Note: I originally wrote this entry last week, but continued to push back publication. It's now clearly dated, but in the interests of full disclosure, here it is.
Does a difficult first year mean that a coach is doomed?
It's quite remarkable how far perceptions of Louisville football have changed in the past calendar year. Bobby Petrino had left for the NFL, but Steve Kragthorpe was seen as one of coaching's bright young stars, and his hire was universally praised. AD Tom Jurich was commended for quickly identifying his candidate and striking while the iron was hot.
It'd be hard for me to diagnose everything that went wrong with Louisville last season here. But the most remarkable thing to me is how easily things can snowball and go out of control. Suppose Andre Woodson slightly overthrows a key pass, they hold on vs. Syracuse, and the referees in the UConn game don't make a terrible call. Louisville could very well have finished last season 9-3, which would have been a disappointment, but not a death knell for the program. If that counterfactual held, does Louisville still have the offseason from hell during the past few months? Arguably, the sum of those incidents were far more troubling than anything that happened on the field in 2008.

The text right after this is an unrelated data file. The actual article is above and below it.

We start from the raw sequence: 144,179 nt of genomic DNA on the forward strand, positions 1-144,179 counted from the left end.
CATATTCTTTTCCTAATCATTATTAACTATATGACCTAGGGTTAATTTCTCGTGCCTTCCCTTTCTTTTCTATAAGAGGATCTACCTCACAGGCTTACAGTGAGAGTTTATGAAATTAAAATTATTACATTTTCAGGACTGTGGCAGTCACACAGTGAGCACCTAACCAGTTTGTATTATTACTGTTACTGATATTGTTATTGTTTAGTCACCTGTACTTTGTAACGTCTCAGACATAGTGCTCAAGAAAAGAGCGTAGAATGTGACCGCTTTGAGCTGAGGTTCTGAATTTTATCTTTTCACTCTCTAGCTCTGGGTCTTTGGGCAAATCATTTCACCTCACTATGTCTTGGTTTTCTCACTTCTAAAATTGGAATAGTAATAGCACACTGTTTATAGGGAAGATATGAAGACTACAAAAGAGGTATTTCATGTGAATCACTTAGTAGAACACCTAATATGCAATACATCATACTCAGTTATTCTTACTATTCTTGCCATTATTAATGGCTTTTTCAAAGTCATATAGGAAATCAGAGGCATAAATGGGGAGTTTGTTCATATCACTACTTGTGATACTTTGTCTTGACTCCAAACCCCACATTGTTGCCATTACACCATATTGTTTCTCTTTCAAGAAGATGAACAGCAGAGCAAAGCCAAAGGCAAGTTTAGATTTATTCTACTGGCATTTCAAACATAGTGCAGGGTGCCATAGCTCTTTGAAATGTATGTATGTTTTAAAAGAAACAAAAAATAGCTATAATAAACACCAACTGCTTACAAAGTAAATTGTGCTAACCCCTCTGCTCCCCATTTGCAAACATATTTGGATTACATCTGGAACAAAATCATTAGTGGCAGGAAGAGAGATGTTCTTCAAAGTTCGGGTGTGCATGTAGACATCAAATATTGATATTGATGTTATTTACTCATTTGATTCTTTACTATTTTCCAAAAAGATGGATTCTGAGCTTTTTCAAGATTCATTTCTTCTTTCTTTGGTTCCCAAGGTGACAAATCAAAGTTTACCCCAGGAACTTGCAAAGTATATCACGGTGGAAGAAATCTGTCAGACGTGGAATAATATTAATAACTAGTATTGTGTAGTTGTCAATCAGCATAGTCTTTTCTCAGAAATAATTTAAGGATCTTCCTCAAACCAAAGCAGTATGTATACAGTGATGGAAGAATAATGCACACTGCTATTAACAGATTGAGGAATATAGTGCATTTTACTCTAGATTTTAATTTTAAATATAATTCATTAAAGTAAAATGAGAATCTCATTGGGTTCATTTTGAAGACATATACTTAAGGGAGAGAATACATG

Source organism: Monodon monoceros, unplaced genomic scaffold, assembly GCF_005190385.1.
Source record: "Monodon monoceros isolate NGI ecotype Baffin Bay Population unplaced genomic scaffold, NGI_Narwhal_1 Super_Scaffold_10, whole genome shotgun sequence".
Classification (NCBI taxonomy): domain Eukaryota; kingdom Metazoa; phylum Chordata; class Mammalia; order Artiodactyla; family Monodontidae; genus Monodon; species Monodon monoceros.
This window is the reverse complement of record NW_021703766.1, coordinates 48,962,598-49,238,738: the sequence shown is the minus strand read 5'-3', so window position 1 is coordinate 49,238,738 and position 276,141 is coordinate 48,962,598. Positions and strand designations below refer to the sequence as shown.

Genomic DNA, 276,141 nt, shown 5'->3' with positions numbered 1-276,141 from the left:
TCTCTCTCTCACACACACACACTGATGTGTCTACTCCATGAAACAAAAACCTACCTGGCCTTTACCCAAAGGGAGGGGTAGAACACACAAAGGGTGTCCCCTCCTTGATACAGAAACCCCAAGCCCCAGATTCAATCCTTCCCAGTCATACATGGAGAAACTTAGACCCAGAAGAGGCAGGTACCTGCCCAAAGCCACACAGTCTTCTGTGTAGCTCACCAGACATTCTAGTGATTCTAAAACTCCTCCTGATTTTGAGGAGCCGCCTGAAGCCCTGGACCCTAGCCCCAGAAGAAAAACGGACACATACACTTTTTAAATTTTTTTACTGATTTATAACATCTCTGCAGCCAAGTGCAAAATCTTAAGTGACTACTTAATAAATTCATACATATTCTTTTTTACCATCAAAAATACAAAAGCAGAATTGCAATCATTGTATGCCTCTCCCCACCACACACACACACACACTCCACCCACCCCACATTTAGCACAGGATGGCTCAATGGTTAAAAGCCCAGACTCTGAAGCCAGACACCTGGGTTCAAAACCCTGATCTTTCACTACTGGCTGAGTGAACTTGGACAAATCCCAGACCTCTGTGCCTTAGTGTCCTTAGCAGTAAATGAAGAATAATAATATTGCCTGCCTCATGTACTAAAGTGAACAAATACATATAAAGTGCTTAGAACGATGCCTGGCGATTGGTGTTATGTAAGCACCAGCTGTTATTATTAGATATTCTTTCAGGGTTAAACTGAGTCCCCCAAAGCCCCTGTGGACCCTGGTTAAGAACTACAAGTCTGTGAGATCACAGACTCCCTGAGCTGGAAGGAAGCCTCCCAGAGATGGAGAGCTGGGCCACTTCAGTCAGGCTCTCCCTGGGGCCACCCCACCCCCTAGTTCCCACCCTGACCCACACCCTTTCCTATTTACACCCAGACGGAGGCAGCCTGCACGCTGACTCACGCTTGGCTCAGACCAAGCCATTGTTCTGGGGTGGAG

The problem with this kind of thinking is that every team gets bad breaks. The biggest challenge of running a successful program is with being able to deal with adversity when it comes up. So far, the track record for Steve Kragthorpe in that department is mixed at best.
Trying to think of analogous situations to Louisville's 2007 aren't easy. New coaches have suffered through rebuilding years before, but none had quite a dramatic fall as the Cardinals did last year. Often, as when Les Miles replaced Nick Saban at LSU three years ago, the program kept chugging along with no appreciable dropoff.
With Colorado in 2006, WVU in 2001, South Carolina in 1999, and Oklahoma in 1996, the programs did not just struggle immediately. The bottoms completely fell out. More comparable is when Michigan State lost Nick Saban in 2000, as the Spartans regressed to mediocrity and never regained their edge. Ron Zook started off a disappointing 2002 at 8-5, and the Florida faithful subsequently never embraced him.
There's just not much of a track record either way of a coach taking over a successful program, having a mediocre first year, and then getting things back on track. The good news for Louisville this year is that they have an easy early schedule if they get past Kentucky. The best case scenario for them is building momentum, and hoping things take off once they get into the meat of the conference schedule. Along with Cincinnati, Louisville is by far the hardest team to get a handle on right now. 8-4 seems reasonable enough. Arguing about conference standings at this point is splitting hairs. The Big East looks very balanced from 1-7. There will be a lot of teams in the three-four win range, whose ultimate placement will entirely depend on luck and momentum.